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USA Takes Gold in Both Open and Women’s Divisions of WFDF Pan-American Ultimate Championships

In About WFDF, Events, Information, Past Ultimate Events, WFDF News by WFDF

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The 2011 WFDF Pan American Ultimate Championships were held in Medellín, Colombia on November 24-26, 2011. The festivities began on Wednesday evening the 23rd with a Parade of Nations, Opening Ceremonies, and showcase game featuring Colombia’s Revolution vs Fury of the USA. The City of “Eternal Spring” didn’t quite live up to its reputation weather-wise, as it had been a very rainy fall and the weather pattern did not improve. In any case, the tournament featured 12 open teams and 8 women’s teams representing 7 countries: Argentina, Colombia, Mexico, Dominican Republic, Panama, USA, and Venezuela. Formats were simple for the two divisions (open and women’s), with pool play leading to quarterfinals/semifinals/finals, but the weather made scheduling a challenge. The organizers went into the tournament with two schedules: a good weather schedule utilizing six fields (of which three were turf), and a poor weather schedule with only four fields.

Open Divison:

Sockeye – USA
Warao – Venezuela
Kie – Colombia

Women’s Division:

Fury – USA
Bamboo – Colombia
Revolution – Colombia

SOTG Award
Pre selección – Colombia Mixed Fury – USA

Because of the rain, the organizers made the decision to go with the poor weather schedule and compete on only four fields. Two rounds in, it became obvious that the event was only going to be able to use the three turf fields. Although play had started at 7:00 AM, it would now need to continue on day one past 10:00 PM to complete the schedule. Tournament staff and volunteers, ably led by Mauricio Moore, were able to flexibly handle this and every other challenge they faced during the event and, despite the long hours, everyone kept smiling.

It didn’t rain constantly throughout the weekend. When not raining, it got really hot, but each day nonetheless would bring heavy rains in the afternoon. Friday we completed pool play and quarterfinals, too. We also made the decision to shorten the placement play for places beyond 5th to one game rather than two for both divisions and split one field space into two narrower fields to accommodate placement play and allow all of those teams to make it back to the stadium fields to see the championship games. These proved to be excellent decisions given the lightning storms that wreaked havoc on play on the last afternoon of the tournament. Because of the adjustments, the teams had completed placement play and returned to the safety of the stadium and were sheltered from the lightning that came ominously close as the Open third place game was being contested.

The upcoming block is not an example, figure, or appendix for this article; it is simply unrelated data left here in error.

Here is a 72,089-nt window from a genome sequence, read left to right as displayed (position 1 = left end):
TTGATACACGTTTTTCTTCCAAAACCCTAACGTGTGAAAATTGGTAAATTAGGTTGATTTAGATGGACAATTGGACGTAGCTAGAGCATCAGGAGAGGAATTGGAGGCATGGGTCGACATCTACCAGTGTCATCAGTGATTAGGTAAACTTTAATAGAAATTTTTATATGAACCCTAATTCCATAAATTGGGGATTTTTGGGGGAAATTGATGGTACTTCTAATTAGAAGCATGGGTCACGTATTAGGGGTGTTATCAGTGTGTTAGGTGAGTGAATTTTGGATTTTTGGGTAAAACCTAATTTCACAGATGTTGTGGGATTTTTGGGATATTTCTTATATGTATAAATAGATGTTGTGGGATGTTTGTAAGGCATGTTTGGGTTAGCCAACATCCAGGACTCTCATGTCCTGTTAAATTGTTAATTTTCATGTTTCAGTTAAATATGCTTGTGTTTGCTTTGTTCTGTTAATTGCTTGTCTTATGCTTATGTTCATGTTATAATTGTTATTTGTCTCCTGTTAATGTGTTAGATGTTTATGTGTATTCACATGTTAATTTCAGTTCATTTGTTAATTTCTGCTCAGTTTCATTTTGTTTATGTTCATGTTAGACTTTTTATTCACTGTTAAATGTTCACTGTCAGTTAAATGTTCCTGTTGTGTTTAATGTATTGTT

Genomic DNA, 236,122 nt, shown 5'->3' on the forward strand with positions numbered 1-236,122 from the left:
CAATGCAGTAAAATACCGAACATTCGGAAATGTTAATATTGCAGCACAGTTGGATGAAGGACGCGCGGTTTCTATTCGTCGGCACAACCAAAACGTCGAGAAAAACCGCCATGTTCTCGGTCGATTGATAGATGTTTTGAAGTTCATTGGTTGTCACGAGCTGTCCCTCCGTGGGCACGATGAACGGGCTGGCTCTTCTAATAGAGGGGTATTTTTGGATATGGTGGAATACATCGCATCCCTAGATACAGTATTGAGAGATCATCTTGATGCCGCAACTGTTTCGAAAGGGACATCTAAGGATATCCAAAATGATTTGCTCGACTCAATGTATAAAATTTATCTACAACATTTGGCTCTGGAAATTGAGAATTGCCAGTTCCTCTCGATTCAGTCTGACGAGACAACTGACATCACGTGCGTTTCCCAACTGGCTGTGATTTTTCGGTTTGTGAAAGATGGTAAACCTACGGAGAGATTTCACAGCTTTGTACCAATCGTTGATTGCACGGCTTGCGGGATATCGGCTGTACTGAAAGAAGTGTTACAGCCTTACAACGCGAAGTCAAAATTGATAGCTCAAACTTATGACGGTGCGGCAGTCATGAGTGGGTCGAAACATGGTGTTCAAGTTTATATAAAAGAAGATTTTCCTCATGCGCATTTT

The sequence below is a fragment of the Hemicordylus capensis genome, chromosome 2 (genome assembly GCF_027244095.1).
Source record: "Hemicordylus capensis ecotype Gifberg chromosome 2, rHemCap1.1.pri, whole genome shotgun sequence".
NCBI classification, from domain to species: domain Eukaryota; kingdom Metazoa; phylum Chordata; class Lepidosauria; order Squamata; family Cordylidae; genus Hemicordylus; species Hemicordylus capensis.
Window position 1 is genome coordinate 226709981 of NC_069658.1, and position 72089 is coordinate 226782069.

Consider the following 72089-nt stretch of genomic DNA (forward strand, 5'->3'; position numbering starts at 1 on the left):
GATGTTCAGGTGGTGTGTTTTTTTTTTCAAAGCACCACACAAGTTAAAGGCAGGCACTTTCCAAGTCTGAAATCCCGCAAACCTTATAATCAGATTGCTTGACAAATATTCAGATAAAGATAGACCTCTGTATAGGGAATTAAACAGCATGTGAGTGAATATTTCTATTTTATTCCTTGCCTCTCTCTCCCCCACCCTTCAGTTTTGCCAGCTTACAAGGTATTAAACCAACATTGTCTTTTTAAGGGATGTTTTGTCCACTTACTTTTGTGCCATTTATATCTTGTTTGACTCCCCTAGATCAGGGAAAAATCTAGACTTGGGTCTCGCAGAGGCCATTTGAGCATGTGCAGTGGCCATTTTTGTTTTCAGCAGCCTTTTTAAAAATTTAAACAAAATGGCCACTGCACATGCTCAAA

But it was not all doom and gloom: Field 1 had been streamed over the internet for the entirety of the tournament. The showcase game and both finals were also televised live in Colombia. Despite the positives of this media coverage, this led to an unfortunate situation in the Open third place game as the lightning delay and the TV schedule forced a hard-cap on the game. The time cap was put into effect at 10-8 and Voladores of Venezuela scored on Kie of Colombia to make it 10-9 where it was over. Voladores showed a great deal of class in accepting the shortened bronze medal game.

The Women’s Championship game featured the consecutive six-time USA Ultimate champions — as well as reigning WUGC and WUCC champions — Fury of San Francisco — against Bamboo of Bogota, Colombia. Fury would prevail. On the Open side, Seattle Sockeye would make it a sweep for the USA teams as they defeated Warao of Venezuela.

Spirit was high throughout the tournament. Some teams did receive low spirit scores early on, but the organizers were pleased to see that the Latin Americans’ understanding of spirit of the game notably improved as play continued. Leading the way on the Women’s side was Fury, adding the Spirit of the Game trophy to their Championship. On the Open side was a late addition team, the Pre-Selection Colombia Mixed team, which demonstrated all weekend why the division is called “Open” and not “Men’s.”

Despite the weather challenges, the tournament was a complete success. Mauricio Moore and his staff and army of volunteers did a fantastic job. The tournament was supported by AJUC (Colombian Ultimate Players Association), INDER (Medellín Institute of Sports and Recreation), ACUM (Association of Medellín Ultimate Clubs), and Alcaldía de Medellín (Medellín Mayor’s Office). Medellín Colombia was a fantastic host city for PAUC. Everyone I met was warm, welcoming, and helpful.

Report by David Raflo, WFDF Technical Delegate

Final Standings: http://www.pauc2011.com/public/info/view/uniquenews/news/35

Open Divison
1. Sockeye – USA
2. Warao – Venezuela
3. Kie – Colombia
4. Voladores – Venezuela
5. Absolut – Colombia
6. Dominó – Dominican Republic
7. EPD Inder – Colombia
8. Alebrijes – México
9. Fenix – México
10. Pre selección – Colombia Mixed
11. Truco – Argentina
12. Jumara – Panamá

Women’s Division
1. Fury – USA
2. Bamboo – Colombia
3. Revolution – Colombia
4. Mantis – Venezuela
5. EPD Inder – Colombia
6. Mamajuana – Dominican Republic
7. Adelitas – México
8. Jumara – Panamá